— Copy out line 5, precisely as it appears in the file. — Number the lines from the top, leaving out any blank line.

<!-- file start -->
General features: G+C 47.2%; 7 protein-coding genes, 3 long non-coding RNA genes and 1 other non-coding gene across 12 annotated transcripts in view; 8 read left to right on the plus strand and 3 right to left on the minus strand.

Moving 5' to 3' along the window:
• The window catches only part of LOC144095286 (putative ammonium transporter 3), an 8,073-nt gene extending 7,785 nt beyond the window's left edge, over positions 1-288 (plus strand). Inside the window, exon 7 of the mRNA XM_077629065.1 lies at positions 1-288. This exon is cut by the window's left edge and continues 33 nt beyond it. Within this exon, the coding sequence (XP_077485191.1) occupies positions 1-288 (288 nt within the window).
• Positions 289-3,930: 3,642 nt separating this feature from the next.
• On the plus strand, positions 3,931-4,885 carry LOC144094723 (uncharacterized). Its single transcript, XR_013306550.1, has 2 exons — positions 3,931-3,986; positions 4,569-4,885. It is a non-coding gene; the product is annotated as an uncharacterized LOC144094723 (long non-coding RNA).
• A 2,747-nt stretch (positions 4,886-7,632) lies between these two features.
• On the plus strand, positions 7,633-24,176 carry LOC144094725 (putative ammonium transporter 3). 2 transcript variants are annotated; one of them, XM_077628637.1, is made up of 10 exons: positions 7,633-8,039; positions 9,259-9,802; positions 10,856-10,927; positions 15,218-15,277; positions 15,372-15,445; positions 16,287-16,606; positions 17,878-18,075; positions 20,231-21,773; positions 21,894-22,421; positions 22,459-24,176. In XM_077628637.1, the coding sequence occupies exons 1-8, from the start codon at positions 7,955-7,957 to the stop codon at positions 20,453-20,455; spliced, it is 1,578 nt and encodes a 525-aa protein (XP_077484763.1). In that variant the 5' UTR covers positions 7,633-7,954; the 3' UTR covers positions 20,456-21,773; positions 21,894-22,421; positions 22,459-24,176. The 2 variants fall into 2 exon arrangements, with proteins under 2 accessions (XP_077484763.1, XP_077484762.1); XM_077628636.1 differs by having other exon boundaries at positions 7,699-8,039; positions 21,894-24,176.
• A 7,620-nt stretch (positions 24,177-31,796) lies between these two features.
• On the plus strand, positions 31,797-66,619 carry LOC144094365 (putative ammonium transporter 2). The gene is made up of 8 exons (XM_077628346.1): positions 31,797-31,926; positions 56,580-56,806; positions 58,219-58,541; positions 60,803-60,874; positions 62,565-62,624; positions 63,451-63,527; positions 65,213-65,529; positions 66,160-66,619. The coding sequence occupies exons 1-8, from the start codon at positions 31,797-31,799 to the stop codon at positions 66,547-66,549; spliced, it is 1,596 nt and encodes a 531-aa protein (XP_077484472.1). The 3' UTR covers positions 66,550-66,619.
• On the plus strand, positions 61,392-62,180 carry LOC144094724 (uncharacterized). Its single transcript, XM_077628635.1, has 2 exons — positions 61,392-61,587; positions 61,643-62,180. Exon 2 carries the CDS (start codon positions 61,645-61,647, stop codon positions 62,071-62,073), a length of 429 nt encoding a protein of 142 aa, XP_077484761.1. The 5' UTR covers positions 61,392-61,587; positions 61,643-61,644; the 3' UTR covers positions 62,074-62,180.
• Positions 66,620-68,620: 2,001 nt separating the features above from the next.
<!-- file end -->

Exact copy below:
• On the plus strand, positions 3,931-4,885 carry LOC144094723 (uncharacterized). Its single transcript, XR_013306550.1, has 2 exons — positions 3,931-3,986; positions 4,569-4,885. It is a non-coding gene; the product is annotated as an uncharacterized LOC144094723 (long non-coding RNA).